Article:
With a 580-mile border with Afghanistan and strategic location between the Middle East and South and Central Asia, Iran saw the rise of the Sunni extremist Taliban a clear win for rivals like Saudi Arabia. For Russia, a loser of the Cold War, the emergence of the Taliban was something like a tornado that would blow the wave of instability in Central Asia. Therefore, both Iran and Russia supported the resistance group to protect their geostrategic interests. China did not recognize the first Taliban rule, but established relations with the regime after the emergence of the East Turkestan Islamic Movement in Uighur. Saudi Arabia, Pakistan and UAE recognized the regime. Throughout the 1990s, the U.S. government, preoccupied with the Balkan War and the conflict in East Africa, cast Afghanistan into the hole of oblivion. Few U.S. media outlets took any interest.

In the aftermath of 9/11 event, the U.S. sent troops to Afghanistan when the Taliban refused to hand over the prime suspect behind the bombing. Hamid Karzai, a U.S.-backed man, served in office twice, but things deteriorated for him as the U.S.-led campaign against the Taliban insurgents intensified. Karzai, once a loyal U.S. acolyte, became a vocal critic of U.S. policy in Afghanistan. His relationship with the U.S. was like a happy marriage that runs into trouble in the middle and ends in a paranoid divorce.

The optimism that allowed a new political climate to emerge opened something uncertain when the Taliban consolidated control over swaths of territory and disappeared when the Obama presidency withdrew 123,000 U.S. troops. The Taliban had pushed government forces into a defensive position in 2014 by the time Ashraf Ghani came to power. The insurgents, whose leadership was based in Pakistan, recruited fighters to fight the U.S.-backed government. During Ghani’s tenure, internal rifts deepened and corruption reached a peak. In August 2021, when U.S. troops left Kabul, the Taliban seized power. The U.S.-backed Afghan government came into being with the U.S. “war on terrorism” and died with the American peace with the Taliban.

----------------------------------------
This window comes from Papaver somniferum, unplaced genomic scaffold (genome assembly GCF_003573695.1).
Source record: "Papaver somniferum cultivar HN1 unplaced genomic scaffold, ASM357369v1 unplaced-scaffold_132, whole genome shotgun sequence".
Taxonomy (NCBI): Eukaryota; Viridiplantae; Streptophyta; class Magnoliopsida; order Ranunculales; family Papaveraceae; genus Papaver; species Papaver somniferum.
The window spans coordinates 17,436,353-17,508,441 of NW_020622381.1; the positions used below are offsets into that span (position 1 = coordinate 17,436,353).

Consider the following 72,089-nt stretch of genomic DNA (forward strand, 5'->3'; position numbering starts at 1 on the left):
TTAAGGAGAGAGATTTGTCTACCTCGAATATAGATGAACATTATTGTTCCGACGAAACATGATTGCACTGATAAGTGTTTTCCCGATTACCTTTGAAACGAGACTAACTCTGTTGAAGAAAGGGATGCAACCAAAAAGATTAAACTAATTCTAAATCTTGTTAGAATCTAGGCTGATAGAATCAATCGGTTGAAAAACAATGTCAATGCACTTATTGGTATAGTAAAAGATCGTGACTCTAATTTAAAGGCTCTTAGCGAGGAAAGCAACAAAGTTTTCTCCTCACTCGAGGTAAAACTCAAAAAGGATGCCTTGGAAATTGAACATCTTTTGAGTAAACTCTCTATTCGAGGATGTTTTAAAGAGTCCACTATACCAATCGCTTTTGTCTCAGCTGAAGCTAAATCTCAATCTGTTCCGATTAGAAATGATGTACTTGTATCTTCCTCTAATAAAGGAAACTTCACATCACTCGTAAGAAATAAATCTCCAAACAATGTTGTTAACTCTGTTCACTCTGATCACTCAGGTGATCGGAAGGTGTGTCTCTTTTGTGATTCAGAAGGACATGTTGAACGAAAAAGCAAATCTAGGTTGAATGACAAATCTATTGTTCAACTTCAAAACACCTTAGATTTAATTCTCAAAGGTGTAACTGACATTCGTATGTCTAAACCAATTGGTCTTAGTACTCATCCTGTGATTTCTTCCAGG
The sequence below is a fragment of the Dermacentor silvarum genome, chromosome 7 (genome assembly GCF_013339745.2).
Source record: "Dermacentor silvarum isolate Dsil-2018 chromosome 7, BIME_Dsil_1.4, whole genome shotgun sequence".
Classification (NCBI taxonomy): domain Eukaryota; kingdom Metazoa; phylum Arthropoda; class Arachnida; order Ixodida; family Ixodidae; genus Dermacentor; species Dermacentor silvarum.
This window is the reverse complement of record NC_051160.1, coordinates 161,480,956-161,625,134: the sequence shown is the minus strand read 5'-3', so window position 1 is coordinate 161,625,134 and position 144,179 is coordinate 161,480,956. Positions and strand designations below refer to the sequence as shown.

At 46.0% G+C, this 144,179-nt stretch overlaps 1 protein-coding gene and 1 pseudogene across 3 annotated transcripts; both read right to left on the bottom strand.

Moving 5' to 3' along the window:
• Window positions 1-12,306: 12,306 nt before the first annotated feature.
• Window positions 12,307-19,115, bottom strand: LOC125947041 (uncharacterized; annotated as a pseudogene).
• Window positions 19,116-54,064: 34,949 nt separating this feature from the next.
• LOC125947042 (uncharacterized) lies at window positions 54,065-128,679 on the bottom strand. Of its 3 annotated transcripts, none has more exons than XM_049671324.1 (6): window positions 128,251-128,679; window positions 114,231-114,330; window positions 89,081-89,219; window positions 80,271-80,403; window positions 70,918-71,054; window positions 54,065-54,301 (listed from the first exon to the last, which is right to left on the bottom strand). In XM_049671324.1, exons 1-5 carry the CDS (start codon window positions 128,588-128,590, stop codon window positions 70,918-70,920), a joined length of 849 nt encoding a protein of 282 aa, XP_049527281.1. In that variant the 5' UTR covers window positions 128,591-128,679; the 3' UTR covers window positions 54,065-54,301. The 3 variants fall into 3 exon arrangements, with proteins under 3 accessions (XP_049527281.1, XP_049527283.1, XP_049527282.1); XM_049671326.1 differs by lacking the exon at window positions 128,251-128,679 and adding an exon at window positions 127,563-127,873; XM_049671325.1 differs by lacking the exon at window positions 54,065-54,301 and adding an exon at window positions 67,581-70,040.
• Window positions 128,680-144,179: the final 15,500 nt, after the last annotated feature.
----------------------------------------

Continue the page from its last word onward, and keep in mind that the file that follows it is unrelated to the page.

What will happen to Afghanistan in the future is uncertain. So far, no government has recognized Taliban rule, although some countries are doing business with them. In the last two years, the Taliban regime has refused to allow girls to return to secondary school. It has barred women from work and pushed non-Pashtun ethnic groups out of administration. An armed resistance to Taliban rule has formed and is fighting its way. Almost the entire population lives in indigence. Women pay the most. Afghan politicians in exile repeatedly warn world leaders of the risks of caring diplomacy toward the Taliban regime.

As for negotiations on a possible change in the shape and format of the Taliban de facto government, the regime signals no change in its policies. Under the regime, the phantom of the state and the instrument of power remain institutions controlled by extremist mullahs and fanatical military leaders. What helps the Taliban to stay in power, if not entirely, then essentially, is the usefulness of sharia and the means of violence derived from it. Sharia not only provides the Taliban with an advantageous instrument for exercising power, but also with the ability to control all areas of life, since sharia rule exists in its applicability and requires no legal justification. Unlike “a good law, which defines its essence and limits its applicability” (Arendt), sharia is an instrument that facilitates the regime with a tool to run its rule. It gives the Taliban regime the God-given ability to rule under a regime of decrees that is beyond human comprehension but applicable in human society. Under Taliban rule, Afghanistan remains a tragedy.

[Header image — Taliban fighters in a captured Humvee after the Fall of Kabul, August 2021. Credit: Voice of America News, via Wikimedia Commons]

Asad Kosha is an exiled editor from Afghanistan. Asad has worked as chief editor of Kabul Now, an English website affiliated with Daily Etilaatroz. He is interested in local conflict studies in Afghanistan. Asad Kosha writes about current issues in Afghanistan. The views and opinions expressed in this article are those of the author.